- Note also that in the past 3 trading days, about 35 million APOL shares have traded! The most recent short interest as of Oct 15th showed about 20.8M shares short. This would imply that most of the shorted shares were "burned off" in Wednesday's 28% blast-off after the earnings report and the two days following as brokerage houses usually do immediate forced liquidations of short positions that are becoming risky for the firm (they don't even give you the usual 3 days to wire funds in).
- Light volume Friday and lack of further upward movement in APOL shares (-2.16% loss Friday) would imply dwindling short-covering activity. In other words, the short squeeze is essentially over and it would be probably be a good time to wade into a short position now than on the initial pop as most shorts often mistakenly do.
In summary, regarding APOL and CECO from a technical standpoint (charting and underlying trading metrics such as short interest and float), if we can assume the majority of "buying" at these nosebleed levels was shorts covering, then the stock price surge will prove to be precisely the temporary action that shorts love to help coax the markets to reconcile back to normal. Such a temporary technical phenomenon appears to be less involved in CECO's rise.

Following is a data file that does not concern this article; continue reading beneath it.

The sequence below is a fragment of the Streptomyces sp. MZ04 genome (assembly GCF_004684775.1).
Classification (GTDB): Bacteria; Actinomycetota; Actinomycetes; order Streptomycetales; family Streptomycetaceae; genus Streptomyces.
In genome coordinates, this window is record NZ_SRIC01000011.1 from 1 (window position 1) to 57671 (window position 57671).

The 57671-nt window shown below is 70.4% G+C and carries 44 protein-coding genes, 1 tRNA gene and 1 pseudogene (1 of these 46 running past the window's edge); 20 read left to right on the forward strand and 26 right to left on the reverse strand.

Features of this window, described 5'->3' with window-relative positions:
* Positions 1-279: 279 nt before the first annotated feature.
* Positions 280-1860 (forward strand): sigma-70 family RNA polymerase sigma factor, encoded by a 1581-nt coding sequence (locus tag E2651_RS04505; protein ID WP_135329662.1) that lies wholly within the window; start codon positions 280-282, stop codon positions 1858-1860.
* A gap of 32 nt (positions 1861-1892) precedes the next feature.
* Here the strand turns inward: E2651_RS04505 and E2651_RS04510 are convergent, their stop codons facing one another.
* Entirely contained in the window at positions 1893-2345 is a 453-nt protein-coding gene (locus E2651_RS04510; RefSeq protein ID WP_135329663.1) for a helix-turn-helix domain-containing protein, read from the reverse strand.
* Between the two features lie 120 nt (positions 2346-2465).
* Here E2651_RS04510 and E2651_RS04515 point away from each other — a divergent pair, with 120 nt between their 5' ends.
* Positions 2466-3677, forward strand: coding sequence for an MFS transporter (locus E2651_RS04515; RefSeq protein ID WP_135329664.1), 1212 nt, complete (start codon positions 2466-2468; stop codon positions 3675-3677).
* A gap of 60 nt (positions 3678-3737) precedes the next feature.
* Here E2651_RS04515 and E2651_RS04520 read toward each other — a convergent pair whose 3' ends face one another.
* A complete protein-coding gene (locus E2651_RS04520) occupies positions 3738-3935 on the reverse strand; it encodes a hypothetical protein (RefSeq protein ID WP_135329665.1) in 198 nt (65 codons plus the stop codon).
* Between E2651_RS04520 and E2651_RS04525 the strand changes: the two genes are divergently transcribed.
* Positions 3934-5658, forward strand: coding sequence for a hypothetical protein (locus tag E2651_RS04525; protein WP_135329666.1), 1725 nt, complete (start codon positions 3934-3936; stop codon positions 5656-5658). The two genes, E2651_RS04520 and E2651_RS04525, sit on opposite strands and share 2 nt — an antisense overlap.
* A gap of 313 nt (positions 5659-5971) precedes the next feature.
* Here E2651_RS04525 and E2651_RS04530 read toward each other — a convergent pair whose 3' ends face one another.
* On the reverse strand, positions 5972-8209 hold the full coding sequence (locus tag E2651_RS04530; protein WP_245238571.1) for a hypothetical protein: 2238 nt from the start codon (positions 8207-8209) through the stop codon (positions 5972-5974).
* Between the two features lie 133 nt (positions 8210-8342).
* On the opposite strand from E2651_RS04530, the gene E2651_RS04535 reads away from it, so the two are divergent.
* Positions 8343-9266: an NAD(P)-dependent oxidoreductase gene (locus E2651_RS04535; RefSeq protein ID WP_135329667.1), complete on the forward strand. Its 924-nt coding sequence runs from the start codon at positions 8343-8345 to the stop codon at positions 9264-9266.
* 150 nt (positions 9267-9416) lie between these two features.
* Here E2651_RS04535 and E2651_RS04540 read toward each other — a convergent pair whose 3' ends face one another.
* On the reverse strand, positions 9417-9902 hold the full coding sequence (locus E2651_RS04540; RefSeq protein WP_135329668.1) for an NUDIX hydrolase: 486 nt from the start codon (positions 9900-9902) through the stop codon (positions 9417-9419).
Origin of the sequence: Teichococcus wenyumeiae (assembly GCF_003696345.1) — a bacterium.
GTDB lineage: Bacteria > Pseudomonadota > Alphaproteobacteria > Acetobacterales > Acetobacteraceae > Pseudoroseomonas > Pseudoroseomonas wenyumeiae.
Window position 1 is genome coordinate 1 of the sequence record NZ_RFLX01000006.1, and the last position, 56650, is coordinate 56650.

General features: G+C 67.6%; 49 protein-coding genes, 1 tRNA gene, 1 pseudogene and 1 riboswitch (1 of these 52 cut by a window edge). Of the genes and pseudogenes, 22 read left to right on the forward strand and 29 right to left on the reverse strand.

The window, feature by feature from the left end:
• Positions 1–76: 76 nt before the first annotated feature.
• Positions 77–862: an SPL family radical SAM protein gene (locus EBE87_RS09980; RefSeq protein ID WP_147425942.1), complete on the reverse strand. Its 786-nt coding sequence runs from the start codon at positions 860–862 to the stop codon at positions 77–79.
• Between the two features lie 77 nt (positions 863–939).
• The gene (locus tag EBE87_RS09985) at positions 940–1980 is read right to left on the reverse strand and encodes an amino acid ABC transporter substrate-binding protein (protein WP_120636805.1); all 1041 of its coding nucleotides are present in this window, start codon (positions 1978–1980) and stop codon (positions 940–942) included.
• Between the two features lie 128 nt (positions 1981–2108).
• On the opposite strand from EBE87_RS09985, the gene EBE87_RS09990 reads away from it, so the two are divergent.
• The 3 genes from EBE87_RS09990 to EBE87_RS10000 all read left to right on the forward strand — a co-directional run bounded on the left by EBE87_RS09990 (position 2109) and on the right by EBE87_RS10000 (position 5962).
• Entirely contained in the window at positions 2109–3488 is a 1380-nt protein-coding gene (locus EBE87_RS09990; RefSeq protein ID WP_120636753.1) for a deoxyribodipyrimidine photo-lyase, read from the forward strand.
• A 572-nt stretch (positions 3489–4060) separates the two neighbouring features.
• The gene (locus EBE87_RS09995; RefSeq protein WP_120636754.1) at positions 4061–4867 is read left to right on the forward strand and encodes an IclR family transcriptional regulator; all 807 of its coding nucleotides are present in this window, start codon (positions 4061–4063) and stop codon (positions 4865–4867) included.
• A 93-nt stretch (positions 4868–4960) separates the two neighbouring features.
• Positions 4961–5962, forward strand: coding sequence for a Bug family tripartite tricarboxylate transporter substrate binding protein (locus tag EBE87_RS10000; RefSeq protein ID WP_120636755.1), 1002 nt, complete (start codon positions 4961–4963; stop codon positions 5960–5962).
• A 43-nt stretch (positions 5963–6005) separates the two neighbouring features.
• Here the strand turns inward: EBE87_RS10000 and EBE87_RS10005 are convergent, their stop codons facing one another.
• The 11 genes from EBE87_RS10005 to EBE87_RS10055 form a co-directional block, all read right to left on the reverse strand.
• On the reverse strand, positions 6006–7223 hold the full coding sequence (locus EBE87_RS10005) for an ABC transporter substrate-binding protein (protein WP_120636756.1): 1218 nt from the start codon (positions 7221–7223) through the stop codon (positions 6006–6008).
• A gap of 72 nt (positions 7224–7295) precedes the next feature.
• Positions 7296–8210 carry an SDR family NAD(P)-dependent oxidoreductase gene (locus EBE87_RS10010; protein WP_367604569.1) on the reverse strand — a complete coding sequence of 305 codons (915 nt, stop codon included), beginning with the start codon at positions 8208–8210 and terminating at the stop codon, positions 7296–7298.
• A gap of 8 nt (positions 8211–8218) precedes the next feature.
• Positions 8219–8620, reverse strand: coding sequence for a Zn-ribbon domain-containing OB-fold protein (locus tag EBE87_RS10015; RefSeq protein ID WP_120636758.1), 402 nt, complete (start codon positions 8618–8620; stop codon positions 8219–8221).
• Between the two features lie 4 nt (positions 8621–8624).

Fundamental Reasons to short or not to short:
- CECO's cash position improved dramatically overnight with the unexpectedly huge sale European education division to private-equity firm Apax Partners for $276.5 million
- By contrast, APOL doesn't have the same "bricks & mortar" assets to sell as CECO and APOL has already been reducing their holdings to match declining enrollment. Meanwhile having a competitor such as CECO rich in cash - who could decide to compete more with APOL in the online education space - appears to be a huge net-negative for APOL.
- APOL just announced earnings Tuesday after the close (10/23/13) and the stock went parabolic - up 40% from a week ago (from $20 to $28) on Wednesday and Thursday primarily because of the EPS upside surprise of 55c vs. 25c consensus estimates.
In summary, regarding APOL and CECO from a Fundamental standpoint, it appears that APOL's hugely positive EPS upside surprise was a key trigger in the stock's parabolic rise on Wednesday, while CECO's rise celebrated CECO's windfall gains on the sale of their European division.
The question going forward is will APOL be able to provide similar upside EPS surprises in the future? Or is this a one-time surprise in the face of declining enrollments and 11 straight quarters of declining revenues? Cost cutting can only go so far (for APOL) before the street will demand more enrollment and revenue growth. This would seem to be a good rationale to short after a short squeeze on the shrinking enrollment and poor revenue growth alone.